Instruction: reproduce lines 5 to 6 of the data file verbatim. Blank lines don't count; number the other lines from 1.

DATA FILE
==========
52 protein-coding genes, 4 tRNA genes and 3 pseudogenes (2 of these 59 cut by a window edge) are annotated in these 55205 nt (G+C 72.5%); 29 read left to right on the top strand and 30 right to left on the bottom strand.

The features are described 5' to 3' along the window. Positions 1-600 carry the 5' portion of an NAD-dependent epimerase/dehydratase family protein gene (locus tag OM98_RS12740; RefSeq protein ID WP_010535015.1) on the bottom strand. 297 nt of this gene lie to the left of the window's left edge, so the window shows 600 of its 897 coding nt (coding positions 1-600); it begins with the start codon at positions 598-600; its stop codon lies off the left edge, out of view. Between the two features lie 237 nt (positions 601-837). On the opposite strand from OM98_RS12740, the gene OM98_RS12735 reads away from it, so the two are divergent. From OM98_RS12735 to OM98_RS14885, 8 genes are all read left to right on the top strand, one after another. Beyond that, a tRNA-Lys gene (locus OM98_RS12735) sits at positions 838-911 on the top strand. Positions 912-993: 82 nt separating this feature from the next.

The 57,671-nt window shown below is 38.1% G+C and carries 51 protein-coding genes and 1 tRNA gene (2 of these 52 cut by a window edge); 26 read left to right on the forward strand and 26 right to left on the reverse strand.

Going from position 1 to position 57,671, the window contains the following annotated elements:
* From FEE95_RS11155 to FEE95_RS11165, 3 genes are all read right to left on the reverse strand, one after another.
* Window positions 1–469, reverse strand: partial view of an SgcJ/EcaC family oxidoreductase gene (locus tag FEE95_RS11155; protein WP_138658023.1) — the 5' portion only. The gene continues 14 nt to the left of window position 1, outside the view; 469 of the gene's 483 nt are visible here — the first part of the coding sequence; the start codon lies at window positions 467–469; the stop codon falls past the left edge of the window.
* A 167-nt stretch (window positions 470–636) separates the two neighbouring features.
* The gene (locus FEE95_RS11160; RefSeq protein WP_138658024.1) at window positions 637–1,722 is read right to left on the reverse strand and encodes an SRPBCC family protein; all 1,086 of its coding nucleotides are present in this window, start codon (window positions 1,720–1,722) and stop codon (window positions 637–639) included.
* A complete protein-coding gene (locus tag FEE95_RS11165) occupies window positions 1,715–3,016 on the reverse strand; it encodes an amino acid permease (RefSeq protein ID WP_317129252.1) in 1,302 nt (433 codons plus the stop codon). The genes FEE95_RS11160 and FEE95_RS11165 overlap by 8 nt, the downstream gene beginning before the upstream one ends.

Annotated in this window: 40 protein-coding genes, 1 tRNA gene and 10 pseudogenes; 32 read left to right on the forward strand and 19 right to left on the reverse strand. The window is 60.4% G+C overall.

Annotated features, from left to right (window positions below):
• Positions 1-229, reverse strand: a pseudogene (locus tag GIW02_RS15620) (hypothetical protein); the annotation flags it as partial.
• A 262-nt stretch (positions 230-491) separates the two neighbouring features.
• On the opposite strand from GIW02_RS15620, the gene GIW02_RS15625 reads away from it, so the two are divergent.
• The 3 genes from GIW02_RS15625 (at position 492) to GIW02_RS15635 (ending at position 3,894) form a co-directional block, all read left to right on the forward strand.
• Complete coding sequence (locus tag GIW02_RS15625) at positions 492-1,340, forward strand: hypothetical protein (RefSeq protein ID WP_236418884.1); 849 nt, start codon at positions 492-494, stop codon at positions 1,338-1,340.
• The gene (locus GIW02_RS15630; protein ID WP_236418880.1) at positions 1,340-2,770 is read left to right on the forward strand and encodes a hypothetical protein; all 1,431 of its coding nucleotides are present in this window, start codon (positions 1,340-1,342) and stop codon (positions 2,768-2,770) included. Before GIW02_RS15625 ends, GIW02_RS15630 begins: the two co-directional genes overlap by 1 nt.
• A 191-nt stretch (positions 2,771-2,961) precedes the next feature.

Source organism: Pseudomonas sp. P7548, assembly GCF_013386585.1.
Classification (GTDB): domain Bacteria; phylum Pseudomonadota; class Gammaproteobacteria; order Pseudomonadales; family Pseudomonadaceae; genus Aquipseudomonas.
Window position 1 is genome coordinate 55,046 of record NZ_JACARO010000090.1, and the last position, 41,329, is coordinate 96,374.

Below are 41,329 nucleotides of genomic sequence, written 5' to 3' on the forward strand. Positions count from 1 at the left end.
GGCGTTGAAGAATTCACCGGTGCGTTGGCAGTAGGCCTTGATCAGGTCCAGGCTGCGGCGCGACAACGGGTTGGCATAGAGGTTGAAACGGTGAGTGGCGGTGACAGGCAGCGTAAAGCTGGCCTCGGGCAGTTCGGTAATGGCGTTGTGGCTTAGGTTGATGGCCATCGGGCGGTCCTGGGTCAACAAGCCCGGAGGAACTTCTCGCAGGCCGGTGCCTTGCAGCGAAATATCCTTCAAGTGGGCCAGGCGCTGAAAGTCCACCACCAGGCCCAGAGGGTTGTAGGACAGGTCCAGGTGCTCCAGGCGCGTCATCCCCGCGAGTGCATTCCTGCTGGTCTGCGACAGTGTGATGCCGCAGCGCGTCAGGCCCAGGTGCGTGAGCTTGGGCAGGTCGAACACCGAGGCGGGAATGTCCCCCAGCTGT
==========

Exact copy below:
* From FEE95_RS11155 to FEE95_RS11165, 3 genes are all read right to left on the reverse strand, one after another.
* Window positions 1–469, reverse strand: partial view of an SgcJ/EcaC family oxidoreductase gene (locus tag FEE95_RS11155; protein WP_138658023.1) — the 5' portion only. The gene continues 14 nt to the left of window position 1, outside the view; 469 of the gene's 483 nt are visible here — the first part of the coding sequence; the start codon lies at window positions 467–469; the stop codon falls past the left edge of the window.